We would be remiss to forget that part of the purpose of a sacred marriage is to be fruitful and multiply. Our purpose on earth is not procreation, any more than it is sexuality in general. That is only one part of who we are, or only a portion of our potential. But it is key. We are biologically created in this way… and we might call other forms of sexual engagement what they are: mere mutual stimulation. This is counter-cultural as well– since we as a nation tend to define things by their extremes. Yes, I have very close friends who cannot have children. I grieve for them, but I believe that they haven’t yet experienced part of why God gave us sacred marriage. This is why I grieve for them. It’s why they grieve for themselves. Their beautiful love longs for that expression through that amazing act of sub-creation, fruitfulness: a.k.a.: children. Many have adopted, which is it’s own special grace in the world today that in some ways exceeds biological reproduction, with all it’s rich parallels to our adoption in God. However, the fact remains that part of sacred marriage is intended for fruitfulness. This romantic, sexual, and procreative love is a beautiful thing, a mature love. Thomas reminds us that “Any mature, spiritually sensitive view of marriage must be built on the foundation of mature love rather than romanticism. But this immediately casts us into a countercultural pursuit.” The Church, in this brave new world, may need to emphasize the multiplied fruitfulness of children that comes from a loving sacred marriage between a husband and wife.
In considering these four purposes I wonder if preaching, valuing and celebrating a sacred marriage between a husband and wife might be one of the most countercultural pursuits to engage in today. Of course, the Church has not modeled many marriages worthy of emulating. Christians have not been good husbands, good wives. Generations now have prioritized their irreconcilable differences over their irrevocable vows. So we may need to return to these pruposes of a sacred marriage to shore up the weaknesses in our own Church culture–so that the marriages we believe in, the sacred marriage between a husband and wife–actually looks like a better way of life, a lifestyle to admire. I worry that we have lost this, and that a sacred marriage is not only counter-cultural to our national culture–but even counter-cultural to our Church culture.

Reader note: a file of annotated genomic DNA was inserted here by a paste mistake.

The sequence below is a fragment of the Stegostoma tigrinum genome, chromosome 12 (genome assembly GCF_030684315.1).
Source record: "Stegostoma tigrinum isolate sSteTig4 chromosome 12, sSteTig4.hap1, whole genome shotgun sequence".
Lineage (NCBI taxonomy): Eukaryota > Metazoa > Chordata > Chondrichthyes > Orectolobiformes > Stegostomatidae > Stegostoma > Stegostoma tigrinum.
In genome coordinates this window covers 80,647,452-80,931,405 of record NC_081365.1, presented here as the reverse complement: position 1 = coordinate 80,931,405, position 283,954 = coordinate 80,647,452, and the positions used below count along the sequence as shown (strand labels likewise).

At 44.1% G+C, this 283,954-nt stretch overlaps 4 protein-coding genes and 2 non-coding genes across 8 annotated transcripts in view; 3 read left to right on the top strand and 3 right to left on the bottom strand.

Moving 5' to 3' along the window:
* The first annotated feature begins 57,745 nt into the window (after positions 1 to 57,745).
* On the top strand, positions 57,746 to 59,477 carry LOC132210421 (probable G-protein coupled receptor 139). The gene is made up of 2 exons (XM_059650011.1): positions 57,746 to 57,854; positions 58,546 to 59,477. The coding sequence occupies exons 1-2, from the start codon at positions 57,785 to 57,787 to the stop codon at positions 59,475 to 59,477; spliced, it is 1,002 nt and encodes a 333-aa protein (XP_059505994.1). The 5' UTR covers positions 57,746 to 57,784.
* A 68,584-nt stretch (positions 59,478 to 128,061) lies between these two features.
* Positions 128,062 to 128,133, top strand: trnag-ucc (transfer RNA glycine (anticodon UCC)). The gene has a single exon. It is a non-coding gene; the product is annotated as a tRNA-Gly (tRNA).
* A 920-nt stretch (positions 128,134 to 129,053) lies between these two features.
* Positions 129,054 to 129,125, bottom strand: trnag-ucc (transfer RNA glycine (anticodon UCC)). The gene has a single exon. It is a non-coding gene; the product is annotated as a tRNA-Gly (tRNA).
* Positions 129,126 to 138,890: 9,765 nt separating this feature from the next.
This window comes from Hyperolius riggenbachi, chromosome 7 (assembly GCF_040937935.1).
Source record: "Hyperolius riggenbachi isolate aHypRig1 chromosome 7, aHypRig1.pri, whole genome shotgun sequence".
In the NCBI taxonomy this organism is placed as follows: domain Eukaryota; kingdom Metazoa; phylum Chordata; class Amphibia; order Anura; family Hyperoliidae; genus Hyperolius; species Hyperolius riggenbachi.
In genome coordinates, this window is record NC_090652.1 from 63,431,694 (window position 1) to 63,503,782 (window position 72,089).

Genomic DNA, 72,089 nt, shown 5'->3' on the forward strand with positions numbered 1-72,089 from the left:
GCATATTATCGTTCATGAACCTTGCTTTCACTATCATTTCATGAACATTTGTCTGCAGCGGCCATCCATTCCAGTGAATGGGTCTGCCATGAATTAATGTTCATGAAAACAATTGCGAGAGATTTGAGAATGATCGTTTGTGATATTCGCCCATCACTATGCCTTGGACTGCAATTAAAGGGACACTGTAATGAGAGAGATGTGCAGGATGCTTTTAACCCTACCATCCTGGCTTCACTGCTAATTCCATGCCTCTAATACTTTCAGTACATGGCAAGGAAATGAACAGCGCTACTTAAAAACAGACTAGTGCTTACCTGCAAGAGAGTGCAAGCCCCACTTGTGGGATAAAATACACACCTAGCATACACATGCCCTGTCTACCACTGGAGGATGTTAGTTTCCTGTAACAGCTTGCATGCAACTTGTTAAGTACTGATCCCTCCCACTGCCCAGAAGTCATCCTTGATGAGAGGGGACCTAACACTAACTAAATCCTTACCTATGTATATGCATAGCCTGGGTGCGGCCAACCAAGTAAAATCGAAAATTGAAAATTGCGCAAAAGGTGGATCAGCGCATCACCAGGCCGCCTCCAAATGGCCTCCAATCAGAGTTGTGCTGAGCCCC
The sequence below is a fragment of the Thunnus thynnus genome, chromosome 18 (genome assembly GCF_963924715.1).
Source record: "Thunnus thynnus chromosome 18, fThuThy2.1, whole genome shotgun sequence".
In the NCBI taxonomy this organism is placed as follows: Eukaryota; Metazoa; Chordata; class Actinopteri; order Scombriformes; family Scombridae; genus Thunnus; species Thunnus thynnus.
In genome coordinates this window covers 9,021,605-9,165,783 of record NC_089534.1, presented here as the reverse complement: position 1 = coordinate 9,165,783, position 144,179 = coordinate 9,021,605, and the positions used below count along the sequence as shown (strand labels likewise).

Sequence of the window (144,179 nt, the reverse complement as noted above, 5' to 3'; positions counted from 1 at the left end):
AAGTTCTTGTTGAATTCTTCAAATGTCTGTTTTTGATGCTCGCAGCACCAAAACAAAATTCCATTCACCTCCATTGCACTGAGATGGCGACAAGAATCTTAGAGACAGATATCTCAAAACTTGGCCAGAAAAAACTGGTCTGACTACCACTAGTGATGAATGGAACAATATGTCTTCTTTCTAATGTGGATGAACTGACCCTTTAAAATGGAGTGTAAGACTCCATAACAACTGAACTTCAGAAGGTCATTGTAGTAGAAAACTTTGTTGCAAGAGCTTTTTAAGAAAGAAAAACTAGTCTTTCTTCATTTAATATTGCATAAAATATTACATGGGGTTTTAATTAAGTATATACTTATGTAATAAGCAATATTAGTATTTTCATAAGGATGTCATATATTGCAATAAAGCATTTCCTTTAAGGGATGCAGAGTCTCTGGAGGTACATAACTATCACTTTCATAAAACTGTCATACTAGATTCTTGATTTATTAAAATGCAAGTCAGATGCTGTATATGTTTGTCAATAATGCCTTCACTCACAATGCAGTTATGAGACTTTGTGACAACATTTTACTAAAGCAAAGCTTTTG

How about you… how would you “define marriage” in a sacred sense? What is the view of the Church as to what a marriage is?
Disclaimer: In case you were speculating, the first draft thoughts found on DavidDrury.com are always my own and do not necessarily represent the views of my family, my neighbors, my church, my denomination, or my third cousin from Toledo. At times the thoughts here don’t even represent my own thoughts later on, when scripture, tradition, reason, and experience have conspired to change my mind.
*For your reference here below is a copy of what those in my tribe (the Wesleyan Church) have stated officially about marriage.
[row_box class=””]”We believe that every person is created in the image of God, that human sexuality reflects that image in terms of intimate love, communication, fellowship, subordination of the self to the larger whole, and fulfillment. God’s Word makes use of the marriage relationship as the supreme metaphor for His relationship with His covenant people and for revealing the truth that that relationship is of one God with one people. Therefore God’s plan for human sexuality is that it is to be expressed only in a monogamous lifelong relationship between one man and one woman within the framework of marriage. This is the only relationship which is divinely designed for the birth and rearing of children and is a covenant union made in the sight of God, taking priority over every other human relationship.” The Wesleyan Church Discipline 2012, 222[/row_box]